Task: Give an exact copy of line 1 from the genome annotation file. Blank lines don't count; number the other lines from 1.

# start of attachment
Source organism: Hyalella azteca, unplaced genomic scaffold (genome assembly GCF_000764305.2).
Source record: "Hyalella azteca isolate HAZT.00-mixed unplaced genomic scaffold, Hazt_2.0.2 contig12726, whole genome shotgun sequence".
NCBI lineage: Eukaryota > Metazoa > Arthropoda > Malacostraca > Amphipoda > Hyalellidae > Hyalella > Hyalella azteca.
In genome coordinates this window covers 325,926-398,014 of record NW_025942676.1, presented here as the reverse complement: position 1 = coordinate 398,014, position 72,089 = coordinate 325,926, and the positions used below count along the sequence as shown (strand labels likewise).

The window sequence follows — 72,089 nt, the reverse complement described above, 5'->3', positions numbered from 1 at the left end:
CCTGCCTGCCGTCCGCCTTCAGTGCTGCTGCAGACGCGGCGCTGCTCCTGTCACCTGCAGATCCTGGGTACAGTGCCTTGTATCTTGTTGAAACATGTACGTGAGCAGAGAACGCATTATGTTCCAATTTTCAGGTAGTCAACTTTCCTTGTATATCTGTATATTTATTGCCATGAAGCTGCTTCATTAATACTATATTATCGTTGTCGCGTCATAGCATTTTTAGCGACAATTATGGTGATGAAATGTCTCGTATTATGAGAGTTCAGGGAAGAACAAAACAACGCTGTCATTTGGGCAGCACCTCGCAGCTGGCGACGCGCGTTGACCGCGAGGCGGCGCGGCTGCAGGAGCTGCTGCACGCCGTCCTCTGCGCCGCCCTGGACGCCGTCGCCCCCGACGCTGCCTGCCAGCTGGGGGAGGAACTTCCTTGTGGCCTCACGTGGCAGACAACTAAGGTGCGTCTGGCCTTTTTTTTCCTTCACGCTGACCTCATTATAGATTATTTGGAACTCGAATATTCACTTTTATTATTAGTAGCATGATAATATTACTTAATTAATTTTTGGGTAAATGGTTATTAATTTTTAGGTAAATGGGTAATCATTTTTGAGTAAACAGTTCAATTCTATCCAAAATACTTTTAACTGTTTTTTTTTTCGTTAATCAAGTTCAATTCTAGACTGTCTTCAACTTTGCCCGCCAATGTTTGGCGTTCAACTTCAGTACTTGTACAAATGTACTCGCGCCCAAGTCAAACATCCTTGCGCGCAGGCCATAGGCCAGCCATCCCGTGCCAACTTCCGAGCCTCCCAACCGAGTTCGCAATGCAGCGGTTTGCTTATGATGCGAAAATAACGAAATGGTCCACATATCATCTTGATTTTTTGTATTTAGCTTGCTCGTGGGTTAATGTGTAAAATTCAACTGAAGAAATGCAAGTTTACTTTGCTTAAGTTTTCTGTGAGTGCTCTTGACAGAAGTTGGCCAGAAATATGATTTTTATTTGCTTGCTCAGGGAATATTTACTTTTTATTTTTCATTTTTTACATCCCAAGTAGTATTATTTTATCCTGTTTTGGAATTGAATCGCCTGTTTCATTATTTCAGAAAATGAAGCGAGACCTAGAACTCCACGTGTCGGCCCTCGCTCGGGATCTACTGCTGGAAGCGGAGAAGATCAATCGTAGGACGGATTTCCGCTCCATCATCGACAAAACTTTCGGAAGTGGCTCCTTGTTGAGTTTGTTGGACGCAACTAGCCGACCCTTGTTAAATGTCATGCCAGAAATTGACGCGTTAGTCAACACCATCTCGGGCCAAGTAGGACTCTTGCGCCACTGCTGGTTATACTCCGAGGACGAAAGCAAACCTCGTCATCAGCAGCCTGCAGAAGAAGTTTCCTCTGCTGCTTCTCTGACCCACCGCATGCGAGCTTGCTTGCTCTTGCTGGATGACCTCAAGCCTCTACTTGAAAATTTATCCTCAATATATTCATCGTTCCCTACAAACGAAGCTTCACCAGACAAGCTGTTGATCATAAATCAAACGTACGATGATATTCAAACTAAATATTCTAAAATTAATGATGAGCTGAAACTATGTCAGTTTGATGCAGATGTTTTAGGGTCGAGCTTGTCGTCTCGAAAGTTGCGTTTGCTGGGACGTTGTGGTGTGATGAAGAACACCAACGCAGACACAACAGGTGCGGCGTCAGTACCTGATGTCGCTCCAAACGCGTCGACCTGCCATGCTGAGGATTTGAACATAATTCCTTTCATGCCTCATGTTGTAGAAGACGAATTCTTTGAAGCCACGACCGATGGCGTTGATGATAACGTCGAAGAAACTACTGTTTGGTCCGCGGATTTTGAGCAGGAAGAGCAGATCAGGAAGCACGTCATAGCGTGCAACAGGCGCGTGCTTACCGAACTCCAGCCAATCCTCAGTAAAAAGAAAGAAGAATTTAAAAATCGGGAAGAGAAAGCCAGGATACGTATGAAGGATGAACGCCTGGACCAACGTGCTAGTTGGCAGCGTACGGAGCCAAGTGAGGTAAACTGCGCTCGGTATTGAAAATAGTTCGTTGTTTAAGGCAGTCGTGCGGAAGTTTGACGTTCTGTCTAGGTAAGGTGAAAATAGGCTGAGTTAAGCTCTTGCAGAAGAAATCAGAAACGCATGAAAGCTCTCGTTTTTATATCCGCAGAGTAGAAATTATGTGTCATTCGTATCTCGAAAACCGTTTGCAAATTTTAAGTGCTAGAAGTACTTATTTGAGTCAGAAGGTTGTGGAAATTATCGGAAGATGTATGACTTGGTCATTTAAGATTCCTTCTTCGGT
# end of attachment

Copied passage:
Source organism: Hyalella azteca, unplaced genomic scaffold (genome assembly GCF_000764305.2).